Everything under the sun


I know a little bit of something about the man who was in this hospital bed before me. For today, at least, I will eat his food. Yesterday, he chose a breakfast, dinner and tea from the menu, and that, says the nurse, will be my selection for the day. “Menu choices are assigned to beds rather than people,” she declares, “it makes no difference if they are no longer here to consume it.” The two men opposite wink at me. One is completely bald with a very pink skin whilst the other is blessed with an extremely substantial moustache. The nurse is quick to leave the ward, though both men agree, that whilst moody, she’s a right little cracker.


The sheets weren’t even on when I arrived; three maltesers left rolling about in the locker and a banana by the water jug. The men tell me that the previous occupant of this bed just got up in the middle of the night and walked out. No explanation. A real mystery. Within the hour, the sheets were stripped, mattress disinfected and all his belongings taken away. “Looked like a Barbie doll he did,” muses the one with a bald head. He blows a kiss to his neighbour who pretends it has landed on his moustache. “I wouldn’t touch that banana if I were you,” shouts the bald comedian, and glancing at his neighbour, they burst into fits of laughter.


The men have to curtail their amusement when their lungs begin to cough and splutter. But a full recovery is rather hindered by the arrival of a breakfast trolley, tended by a very handsome Indian man. Black glossy hair, deep brown eyes and eyelashes that appear brushed by mascara; though such an exotic demeanour is rather compromised by the addition of a white plastic apron and bib. He calls everyone sir and asks if our choice of the toast is white or brown. Leaning forward in his bed and combing his moustache with a finger, the man opposite announces that he fancies white since he’s never got on with anything brown. His friend begins to breath heavily, snorting air in and out through his nose in an attempt to stifle laughter, though it does not last for long. The handsome Indian wheels his trolley away, gently humming as he goes, ignoring requests for tea.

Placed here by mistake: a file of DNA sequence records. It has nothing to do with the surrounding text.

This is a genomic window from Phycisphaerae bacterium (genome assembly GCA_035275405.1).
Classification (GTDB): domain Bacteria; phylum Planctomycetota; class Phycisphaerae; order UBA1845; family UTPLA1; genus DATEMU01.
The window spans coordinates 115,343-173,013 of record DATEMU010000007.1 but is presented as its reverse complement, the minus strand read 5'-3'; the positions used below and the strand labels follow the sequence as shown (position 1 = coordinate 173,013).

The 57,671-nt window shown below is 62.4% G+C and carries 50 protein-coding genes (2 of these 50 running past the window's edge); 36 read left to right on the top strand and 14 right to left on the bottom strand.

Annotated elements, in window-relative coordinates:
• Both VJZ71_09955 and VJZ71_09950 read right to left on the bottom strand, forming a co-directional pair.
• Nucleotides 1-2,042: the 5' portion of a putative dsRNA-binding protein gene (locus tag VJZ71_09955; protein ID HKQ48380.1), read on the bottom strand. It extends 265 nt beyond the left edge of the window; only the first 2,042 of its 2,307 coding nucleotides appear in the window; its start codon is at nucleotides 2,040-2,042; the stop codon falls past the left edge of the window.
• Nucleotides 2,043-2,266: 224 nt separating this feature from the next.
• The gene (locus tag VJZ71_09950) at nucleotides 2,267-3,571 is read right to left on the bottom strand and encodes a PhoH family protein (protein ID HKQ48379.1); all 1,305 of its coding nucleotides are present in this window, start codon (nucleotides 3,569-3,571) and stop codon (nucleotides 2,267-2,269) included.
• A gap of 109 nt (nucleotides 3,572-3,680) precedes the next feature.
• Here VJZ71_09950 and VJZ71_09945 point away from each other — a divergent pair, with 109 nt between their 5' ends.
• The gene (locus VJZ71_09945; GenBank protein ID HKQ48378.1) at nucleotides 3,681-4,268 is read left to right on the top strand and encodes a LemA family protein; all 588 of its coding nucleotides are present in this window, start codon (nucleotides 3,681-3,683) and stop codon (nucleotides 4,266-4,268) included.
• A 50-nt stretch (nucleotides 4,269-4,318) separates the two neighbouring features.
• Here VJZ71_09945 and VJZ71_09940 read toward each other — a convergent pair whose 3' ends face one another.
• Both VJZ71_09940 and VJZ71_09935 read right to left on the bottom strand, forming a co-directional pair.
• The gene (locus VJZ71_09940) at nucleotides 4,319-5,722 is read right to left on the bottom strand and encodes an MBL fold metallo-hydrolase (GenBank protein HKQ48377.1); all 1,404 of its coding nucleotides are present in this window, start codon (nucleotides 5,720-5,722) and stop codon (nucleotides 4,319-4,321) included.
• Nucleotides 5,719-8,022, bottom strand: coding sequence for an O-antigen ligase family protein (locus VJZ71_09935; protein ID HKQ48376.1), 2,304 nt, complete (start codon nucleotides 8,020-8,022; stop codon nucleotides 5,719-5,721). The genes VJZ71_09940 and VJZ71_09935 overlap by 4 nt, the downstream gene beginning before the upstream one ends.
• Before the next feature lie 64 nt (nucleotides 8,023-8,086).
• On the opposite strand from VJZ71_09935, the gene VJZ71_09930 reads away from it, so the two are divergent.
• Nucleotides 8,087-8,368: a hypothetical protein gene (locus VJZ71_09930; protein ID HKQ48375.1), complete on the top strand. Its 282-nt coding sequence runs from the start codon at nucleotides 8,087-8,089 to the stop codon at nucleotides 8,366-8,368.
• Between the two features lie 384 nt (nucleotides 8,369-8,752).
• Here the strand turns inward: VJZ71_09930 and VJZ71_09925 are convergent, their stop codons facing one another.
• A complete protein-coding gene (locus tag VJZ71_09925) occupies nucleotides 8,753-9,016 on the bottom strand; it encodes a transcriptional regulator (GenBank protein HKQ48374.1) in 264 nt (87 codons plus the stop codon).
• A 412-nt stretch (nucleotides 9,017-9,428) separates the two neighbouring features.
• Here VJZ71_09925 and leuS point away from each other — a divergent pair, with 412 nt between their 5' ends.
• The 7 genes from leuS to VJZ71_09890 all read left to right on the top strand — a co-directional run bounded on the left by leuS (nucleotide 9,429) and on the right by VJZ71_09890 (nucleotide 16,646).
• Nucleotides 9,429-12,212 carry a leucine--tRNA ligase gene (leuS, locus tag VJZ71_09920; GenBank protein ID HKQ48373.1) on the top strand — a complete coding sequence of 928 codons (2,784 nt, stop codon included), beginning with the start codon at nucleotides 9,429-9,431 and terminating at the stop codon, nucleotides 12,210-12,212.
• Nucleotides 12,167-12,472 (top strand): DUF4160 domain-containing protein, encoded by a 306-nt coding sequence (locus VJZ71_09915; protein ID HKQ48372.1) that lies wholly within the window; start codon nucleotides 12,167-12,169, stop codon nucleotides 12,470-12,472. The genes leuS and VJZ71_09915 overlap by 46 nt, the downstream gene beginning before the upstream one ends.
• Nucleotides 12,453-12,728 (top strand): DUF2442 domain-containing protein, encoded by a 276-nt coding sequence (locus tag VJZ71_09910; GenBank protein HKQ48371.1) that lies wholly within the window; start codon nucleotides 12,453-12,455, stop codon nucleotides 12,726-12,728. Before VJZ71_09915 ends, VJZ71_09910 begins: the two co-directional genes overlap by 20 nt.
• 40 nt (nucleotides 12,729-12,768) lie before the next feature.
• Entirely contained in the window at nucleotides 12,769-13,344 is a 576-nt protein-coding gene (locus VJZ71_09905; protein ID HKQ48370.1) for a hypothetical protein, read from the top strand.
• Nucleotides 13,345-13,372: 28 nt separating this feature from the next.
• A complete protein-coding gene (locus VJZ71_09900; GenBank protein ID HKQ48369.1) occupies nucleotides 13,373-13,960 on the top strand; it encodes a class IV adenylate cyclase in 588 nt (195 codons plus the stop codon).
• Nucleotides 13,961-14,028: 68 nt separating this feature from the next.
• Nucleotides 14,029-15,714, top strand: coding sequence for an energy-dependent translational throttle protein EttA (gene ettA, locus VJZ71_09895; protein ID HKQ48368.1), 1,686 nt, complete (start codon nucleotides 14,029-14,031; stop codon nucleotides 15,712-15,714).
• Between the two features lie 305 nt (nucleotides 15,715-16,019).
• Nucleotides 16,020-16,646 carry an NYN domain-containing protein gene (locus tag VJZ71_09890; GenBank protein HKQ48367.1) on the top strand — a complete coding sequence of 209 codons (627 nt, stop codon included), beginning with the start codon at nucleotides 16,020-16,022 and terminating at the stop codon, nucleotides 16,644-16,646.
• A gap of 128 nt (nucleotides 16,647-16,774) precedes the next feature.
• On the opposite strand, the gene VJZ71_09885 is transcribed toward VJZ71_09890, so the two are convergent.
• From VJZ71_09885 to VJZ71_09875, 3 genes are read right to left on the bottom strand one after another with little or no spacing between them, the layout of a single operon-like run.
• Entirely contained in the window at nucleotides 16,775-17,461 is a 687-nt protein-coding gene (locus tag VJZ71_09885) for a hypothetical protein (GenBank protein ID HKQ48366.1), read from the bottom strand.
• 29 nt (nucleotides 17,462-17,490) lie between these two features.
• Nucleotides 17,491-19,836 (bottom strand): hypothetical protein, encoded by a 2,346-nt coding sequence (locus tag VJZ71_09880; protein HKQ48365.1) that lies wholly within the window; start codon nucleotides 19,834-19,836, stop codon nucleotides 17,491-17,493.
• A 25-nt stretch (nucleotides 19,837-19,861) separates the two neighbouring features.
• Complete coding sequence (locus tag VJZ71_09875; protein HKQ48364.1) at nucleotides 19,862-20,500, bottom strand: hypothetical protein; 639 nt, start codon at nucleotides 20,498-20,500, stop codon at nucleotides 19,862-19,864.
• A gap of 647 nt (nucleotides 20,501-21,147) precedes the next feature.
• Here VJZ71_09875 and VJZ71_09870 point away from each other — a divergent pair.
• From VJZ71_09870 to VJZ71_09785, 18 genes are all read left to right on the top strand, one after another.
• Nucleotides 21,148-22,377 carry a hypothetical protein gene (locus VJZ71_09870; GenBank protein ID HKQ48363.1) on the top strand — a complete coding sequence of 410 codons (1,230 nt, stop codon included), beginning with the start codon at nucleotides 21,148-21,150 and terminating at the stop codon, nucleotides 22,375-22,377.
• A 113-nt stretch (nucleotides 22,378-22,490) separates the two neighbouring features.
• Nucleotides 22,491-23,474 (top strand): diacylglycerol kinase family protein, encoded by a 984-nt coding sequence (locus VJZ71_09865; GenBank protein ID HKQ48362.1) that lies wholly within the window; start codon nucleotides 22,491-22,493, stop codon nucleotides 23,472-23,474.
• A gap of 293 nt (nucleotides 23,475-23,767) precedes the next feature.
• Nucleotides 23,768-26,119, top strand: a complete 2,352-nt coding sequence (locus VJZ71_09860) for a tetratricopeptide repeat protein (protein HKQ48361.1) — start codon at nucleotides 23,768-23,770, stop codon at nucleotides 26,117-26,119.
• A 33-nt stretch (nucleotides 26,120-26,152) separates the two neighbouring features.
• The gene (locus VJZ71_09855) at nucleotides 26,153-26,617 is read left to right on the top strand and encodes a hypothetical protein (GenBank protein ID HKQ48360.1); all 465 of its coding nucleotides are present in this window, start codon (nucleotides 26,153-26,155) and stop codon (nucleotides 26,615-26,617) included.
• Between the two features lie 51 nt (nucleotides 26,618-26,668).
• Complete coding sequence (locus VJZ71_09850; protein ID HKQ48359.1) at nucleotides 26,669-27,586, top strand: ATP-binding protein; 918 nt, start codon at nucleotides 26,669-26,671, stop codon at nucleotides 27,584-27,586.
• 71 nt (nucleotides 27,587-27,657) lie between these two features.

The two men begin to watch me, hoping to register my appreciation at their jolly japes. A smile would be enough. Anything. But the new boy seems like he is not one for joining in. “You not feeling so good today then?” enquires the bald man. I am being given a second chance or at least the opportunity to explain myself. Nodding my head in answer to his question, I gain a temporary reprieve. They both figure that I must have been miles away, because the toast thing was just hilarious; really, really funny. I tell them I’m tired and wasn’t listening; the medication makes me drowsy.


Sleep must have occupied my entire morning, because when I wake, lunch is waiting on the bed-table. The contents of the plate seem curious from this eye level view. It is completely white. A square of pale fish is surrounded by two scoops of potato and a vegetable; which is also white. I presume it must be cauliflower. Inspecting this polar terrain further, I notice a pea stuck in the mash and wonder if the previous occupant of this bed didn’t care for greens. But I cannot eat it. The nausea is back worse than ever. Vapours from the food trolley permeate the air. It is a heady bouquet of fish, curry and custard with undertones of antiseptic. A woman in a blue polyester suit recites the menu choices back to each patient; checking that everyone is happy, or satisfied anyway. That’s her job she says, customer satisfaction.